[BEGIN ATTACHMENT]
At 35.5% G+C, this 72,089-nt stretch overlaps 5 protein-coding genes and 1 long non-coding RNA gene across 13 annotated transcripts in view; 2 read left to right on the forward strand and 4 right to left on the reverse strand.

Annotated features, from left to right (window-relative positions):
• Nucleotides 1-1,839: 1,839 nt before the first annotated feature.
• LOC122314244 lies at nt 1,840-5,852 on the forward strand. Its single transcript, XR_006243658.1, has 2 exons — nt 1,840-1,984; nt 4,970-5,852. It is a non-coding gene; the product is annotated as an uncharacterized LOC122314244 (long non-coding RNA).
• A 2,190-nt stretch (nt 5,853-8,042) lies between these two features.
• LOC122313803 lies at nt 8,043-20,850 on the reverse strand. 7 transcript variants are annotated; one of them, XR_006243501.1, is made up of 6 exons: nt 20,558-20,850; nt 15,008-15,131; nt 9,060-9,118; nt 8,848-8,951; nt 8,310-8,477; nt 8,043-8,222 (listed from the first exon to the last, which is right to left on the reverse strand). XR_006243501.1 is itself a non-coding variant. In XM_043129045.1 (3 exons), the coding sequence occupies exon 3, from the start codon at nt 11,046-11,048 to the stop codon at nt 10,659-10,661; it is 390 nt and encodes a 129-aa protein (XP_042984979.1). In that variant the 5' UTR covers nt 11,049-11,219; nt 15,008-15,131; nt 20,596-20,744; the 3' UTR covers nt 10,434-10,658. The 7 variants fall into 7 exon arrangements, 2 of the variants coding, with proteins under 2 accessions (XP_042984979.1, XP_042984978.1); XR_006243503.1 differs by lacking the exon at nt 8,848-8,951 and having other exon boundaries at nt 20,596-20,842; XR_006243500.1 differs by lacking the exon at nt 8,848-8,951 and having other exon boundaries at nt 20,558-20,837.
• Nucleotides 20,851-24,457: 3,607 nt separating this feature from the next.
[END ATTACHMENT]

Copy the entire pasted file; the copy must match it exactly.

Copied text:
At 35.5% G+C, this 72,089-nt stretch overlaps 5 protein-coding genes and 1 long non-coding RNA gene across 13 annotated transcripts in view; 2 read left to right on the forward strand and 4 right to left on the reverse strand.

Annotated features, from left to right (window-relative positions):
• Nucleotides 1-1,839: 1,839 nt before the first annotated feature.
• LOC122314244 lies at nt 1,840-5,852 on the forward strand. Its single transcript, XR_006243658.1, has 2 exons — nt 1,840-1,984; nt 4,970-5,852. It is a non-coding gene; the product is annotated as an uncharacterized LOC122314244 (long non-coding RNA).
• A 2,190-nt stretch (nt 5,853-8,042) lies between these two features.
• LOC122313803 lies at nt 8,043-20,850 on the reverse strand. 7 transcript variants are annotated; one of them, XR_006243501.1, is made up of 6 exons: nt 20,558-20,850; nt 15,008-15,131; nt 9,060-9,118; nt 8,848-8,951; nt 8,310-8,477; nt 8,043-8,222 (listed from the first exon to the last, which is right to left on the reverse strand). XR_006243501.1 is itself a non-coding variant. In XM_043129045.1 (3 exons), the coding sequence occupies exon 3, from the start codon at nt 11,046-11,048 to the stop codon at nt 10,659-10,661; it is 390 nt and encodes a 129-aa protein (XP_042984979.1). In that variant the 5' UTR covers nt 11,049-11,219; nt 15,008-15,131; nt 20,596-20,744; the 3' UTR covers nt 10,434-10,658. The 7 variants fall into 7 exon arrangements, 2 of the variants coding, with proteins under 2 accessions (XP_042984979.1, XP_042984978.1); XR_006243503.1 differs by lacking the exon at nt 8,848-8,951 and having other exon boundaries at nt 20,596-20,842; XR_006243500.1 differs by lacking the exon at nt 8,848-8,951 and having other exon boundaries at nt 20,558-20,837.
• Nucleotides 20,851-24,457: 3,607 nt separating this feature from the next.